NEW YORK -- The physical attributes are undeniable with Aaron Judge, a hulking athlete with plus power, a plus throwing arm and the agility to cover ground rapidly. That has all been impressive during the outfielder's standout rookie season, but the Yankees believe his mental makeup is the asset that
NEW YORK -- The physical attributes are undeniable with Aaron Judge, a hulking athlete with plus power, a plus throwing arm and the agility to cover ground rapidly. That has all been impressive during the outfielder's standout rookie season, but the Yankees believe his mental makeup is the asset that will make him a superstar for years to come.
Judge broke out of his playoff slump to make massive contributions on both sides of the ball in New York's 8-1 victory over the Astros on Monday night in Game 3 of the American League Championship Series presented by Camping World, sandwiching a pair of terrific defensive plays around a three-run homer as the Yankees remained undefeated in the Bronx this postseason and cut Houston's series lead to 2-1 heading into Game 4 tonight.
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"He just sees the big picture. He's a pretty resilient guy," said Yankees outfielder Brett Gardner. "Mentally, he's on top of his game and he knows that good things are around the corner, even when things aren't going well. There's more to his game than home runs and walks. He plays really good defense out there in right field, too, and I think that's important."
Judge entered Game 3 mired in a 2-for-27 skid with 19 strikeouts. Despite outside suggestions that Judge should be dropped in the order or benched altogether, the 25-year-old was able to maintain his confidence and level-headed demeanor.
"I haven't changed anything since Day 1," Judge said. "A big change I wanted to make this year was just to prepare the right way, prepare the same way, and see how it works. It works during the regular season, so why would I come in the postseason and try to change something, even though I'm struggling?"
Manager Joe Girardi said Judge's 6-foot-7 frame lends itself to the occasional mechanical funk, and maybe that will be part of Judge's path the rest of the way. For the first three months of the season, he was essentially Babe Ruth, but Judge's average fell below .200 for a six-week stretch to open the second half. Still, he found ways to help the Yanks win games and then rebounded to hit .311 with 15 homers in September.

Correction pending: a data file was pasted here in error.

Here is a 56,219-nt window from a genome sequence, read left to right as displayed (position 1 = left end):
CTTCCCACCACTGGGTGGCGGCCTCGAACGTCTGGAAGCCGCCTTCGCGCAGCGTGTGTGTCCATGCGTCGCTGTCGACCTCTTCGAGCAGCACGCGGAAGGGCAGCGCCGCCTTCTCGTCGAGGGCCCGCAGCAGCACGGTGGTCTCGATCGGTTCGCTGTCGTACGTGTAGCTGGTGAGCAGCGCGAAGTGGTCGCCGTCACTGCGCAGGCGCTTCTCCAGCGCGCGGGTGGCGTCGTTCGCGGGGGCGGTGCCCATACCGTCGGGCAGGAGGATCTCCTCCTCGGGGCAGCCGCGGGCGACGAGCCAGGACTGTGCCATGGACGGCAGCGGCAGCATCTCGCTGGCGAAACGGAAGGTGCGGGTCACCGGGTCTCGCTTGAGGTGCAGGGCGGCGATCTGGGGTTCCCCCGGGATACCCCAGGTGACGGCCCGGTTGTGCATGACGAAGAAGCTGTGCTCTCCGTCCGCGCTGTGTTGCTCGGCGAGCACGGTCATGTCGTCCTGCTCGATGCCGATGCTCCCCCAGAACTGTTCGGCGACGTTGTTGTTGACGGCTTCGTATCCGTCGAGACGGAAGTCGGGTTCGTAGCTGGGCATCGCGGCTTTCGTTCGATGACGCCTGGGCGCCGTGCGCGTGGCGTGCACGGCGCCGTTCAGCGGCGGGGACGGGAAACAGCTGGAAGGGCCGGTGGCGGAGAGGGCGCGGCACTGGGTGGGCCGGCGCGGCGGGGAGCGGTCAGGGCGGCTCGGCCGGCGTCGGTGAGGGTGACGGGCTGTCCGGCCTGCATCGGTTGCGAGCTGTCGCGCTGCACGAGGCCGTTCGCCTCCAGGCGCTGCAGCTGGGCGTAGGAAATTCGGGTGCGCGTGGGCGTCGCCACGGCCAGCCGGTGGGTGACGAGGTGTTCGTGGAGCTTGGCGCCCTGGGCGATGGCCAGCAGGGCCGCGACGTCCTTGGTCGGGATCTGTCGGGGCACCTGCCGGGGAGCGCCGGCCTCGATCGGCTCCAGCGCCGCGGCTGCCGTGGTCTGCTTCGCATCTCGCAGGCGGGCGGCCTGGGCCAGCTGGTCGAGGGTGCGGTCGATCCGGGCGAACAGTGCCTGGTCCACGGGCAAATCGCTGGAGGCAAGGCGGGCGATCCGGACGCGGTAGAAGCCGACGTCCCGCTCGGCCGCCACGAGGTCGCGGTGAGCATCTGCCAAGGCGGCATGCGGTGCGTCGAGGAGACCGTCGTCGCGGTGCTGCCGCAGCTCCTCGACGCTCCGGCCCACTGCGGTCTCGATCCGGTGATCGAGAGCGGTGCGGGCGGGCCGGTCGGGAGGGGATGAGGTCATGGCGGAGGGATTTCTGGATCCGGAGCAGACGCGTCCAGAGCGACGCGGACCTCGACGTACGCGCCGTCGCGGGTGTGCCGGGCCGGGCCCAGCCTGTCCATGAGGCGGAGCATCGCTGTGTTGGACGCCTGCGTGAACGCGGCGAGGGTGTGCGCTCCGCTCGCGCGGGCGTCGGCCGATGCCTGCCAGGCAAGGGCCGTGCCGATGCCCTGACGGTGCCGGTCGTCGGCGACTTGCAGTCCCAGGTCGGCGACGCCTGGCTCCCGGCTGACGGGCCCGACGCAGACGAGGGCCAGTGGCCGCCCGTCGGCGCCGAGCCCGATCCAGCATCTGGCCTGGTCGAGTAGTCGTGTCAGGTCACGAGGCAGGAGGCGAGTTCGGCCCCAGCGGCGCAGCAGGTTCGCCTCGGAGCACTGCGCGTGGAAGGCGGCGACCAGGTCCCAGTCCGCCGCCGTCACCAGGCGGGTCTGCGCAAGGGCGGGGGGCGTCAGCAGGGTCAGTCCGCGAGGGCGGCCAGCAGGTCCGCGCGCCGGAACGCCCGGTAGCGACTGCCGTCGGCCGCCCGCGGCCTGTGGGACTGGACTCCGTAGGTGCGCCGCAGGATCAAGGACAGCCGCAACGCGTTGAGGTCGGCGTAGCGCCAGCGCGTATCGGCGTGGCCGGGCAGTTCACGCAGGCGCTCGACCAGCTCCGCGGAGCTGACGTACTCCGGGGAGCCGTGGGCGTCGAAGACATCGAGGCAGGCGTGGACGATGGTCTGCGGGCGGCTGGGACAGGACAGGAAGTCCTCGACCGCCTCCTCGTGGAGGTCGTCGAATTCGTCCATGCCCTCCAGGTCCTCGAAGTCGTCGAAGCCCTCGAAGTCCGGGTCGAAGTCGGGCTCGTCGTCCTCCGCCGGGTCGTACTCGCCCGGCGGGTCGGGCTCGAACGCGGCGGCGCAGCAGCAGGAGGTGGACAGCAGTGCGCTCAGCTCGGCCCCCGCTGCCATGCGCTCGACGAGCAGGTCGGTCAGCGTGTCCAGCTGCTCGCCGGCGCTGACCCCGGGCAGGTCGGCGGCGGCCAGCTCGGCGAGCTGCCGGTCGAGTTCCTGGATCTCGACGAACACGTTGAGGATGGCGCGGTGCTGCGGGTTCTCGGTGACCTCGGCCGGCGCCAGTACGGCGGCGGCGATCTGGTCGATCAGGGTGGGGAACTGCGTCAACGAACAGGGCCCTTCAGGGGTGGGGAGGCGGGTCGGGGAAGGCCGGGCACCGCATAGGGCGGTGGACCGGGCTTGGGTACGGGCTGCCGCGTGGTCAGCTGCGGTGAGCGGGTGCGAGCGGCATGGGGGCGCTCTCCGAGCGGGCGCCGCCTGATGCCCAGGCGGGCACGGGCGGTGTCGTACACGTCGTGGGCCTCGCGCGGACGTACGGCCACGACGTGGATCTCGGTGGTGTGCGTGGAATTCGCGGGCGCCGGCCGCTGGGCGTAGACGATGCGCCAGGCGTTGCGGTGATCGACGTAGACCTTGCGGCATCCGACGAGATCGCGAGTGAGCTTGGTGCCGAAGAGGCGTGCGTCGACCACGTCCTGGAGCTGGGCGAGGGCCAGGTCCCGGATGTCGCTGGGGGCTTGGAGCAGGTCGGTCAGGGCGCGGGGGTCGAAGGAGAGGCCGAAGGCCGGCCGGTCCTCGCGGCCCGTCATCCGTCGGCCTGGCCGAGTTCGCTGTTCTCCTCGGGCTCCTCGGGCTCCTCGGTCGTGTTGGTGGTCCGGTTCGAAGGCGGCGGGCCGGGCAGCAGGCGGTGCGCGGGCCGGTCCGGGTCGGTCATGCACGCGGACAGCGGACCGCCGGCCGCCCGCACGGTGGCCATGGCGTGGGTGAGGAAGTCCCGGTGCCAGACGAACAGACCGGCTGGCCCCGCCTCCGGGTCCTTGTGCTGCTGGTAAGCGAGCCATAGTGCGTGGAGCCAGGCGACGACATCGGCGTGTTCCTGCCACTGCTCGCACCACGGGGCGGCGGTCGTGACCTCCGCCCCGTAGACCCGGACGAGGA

"You can look at his numbers and say he's not hitting for average," Girardi said. "I know how dangerous he is. He can really change a game really quickly."
Judge sacrificed his body in the top of the fourth inning, leaping with a crash into the right-field wall while reeling in Yuli Gurriel's bid at an extra-base hit. Yankee Stadium's outfield walls are thick concrete covered by a thin layer of padding. Jarred, Judge spilled head over heels on the warning track, but was able to keep squeezing the ball in his glove.
"The pad is only a couple of inches thick and what's behind that is not moving, even as big as he is," Gardner said. "Even though it's padded, it's a pretty big hit he took. He's a big guy, so the wall is probably hurting, too."
Watching from behind the mound, Carsten Sabathia waited for Judge to rise to his feet, then raised his right hand in appreciation.
"That was just a great play," Sabathia said. "Off the bat, here with the short right field, I didn't know what the result was going to be, but for him to go up and all out and make that catch was unbelievable."
Chants of "M-V-P!" circulated throughout Yankee Stadium following the grab, as they would in the home half of the fourth, when Judge's three-run homer off right-hander Will Harris busted the game open. Harris had shaken off catcher Evan Gattis twice after Gattis called for pitches low and away, and Harris said he threw the pitch he wanted -- a 93.4 mph fastball -- but missed his spot. Judge made Harris and the Astros pay.
"I didn't make the right decision, obviously," Harris said. "A good hitter got the best of me today."
It was Judge's second homer of the postseason, and his first since the AL Wild Card Game against the Twins on Oct 3.
Judge's defensive prowess was on display again in the fifth, as his chest thudded hard against the turf while snaring Cameron Maybin's sinking line drive. Statcast™ offered Judge just a catch probability of 29 percent, as he had 3.3 seconds to cover 45 feet.
"He's a big guy, so the ground is going to shake," Todd Frazier said. "He's got to be careful, but at the same time, we love it."
Bryan Hoch has covered the Yankees for MLB.com since 2007. Follow him on Twitter @bryanhoch and on Facebook.